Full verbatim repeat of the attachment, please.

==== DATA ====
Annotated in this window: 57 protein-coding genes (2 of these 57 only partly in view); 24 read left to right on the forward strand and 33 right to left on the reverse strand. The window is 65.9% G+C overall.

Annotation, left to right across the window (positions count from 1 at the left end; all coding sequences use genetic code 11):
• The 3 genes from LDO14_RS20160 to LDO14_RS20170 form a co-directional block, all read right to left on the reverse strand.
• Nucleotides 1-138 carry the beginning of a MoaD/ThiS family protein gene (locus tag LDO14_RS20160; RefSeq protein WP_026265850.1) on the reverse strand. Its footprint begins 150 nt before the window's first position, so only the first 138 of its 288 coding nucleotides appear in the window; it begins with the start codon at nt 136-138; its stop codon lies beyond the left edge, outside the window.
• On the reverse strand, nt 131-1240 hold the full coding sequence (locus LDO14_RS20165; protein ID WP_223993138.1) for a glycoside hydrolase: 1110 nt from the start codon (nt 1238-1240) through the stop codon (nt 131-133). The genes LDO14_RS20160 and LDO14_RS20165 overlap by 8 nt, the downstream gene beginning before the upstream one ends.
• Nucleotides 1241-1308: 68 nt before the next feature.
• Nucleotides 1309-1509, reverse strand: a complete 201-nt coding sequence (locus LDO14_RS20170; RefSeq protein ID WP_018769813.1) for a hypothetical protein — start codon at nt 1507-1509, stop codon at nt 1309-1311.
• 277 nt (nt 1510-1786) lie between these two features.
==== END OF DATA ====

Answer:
Annotated in this window: 57 protein-coding genes (2 of these 57 only partly in view); 24 read left to right on the forward strand and 33 right to left on the reverse strand. The window is 65.9% G+C overall.

Annotation, left to right across the window (positions count from 1 at the left end; all coding sequences use genetic code 11):
• The 3 genes from LDO14_RS20160 to LDO14_RS20170 form a co-directional block, all read right to left on the reverse strand.
• Nucleotides 1-138 carry the beginning of a MoaD/ThiS family protein gene (locus tag LDO14_RS20160; RefSeq protein WP_026265850.1) on the reverse strand. Its footprint begins 150 nt before the window's first position, so only the first 138 of its 288 coding nucleotides appear in the window; it begins with the start codon at nt 136-138; its stop codon lies beyond the left edge, outside the window.
• On the reverse strand, nt 131-1240 hold the full coding sequence (locus LDO14_RS20165; protein ID WP_223993138.1) for a glycoside hydrolase: 1110 nt from the start codon (nt 1238-1240) through the stop codon (nt 131-133). The genes LDO14_RS20160 and LDO14_RS20165 overlap by 8 nt, the downstream gene beginning before the upstream one ends.
• Nucleotides 1241-1308: 68 nt before the next feature.
• Nucleotides 1309-1509, reverse strand: a complete 201-nt coding sequence (locus LDO14_RS20170; RefSeq protein ID WP_018769813.1) for a hypothetical protein — start codon at nt 1507-1509, stop codon at nt 1309-1311.
• 277 nt (nt 1510-1786) lie between these two features.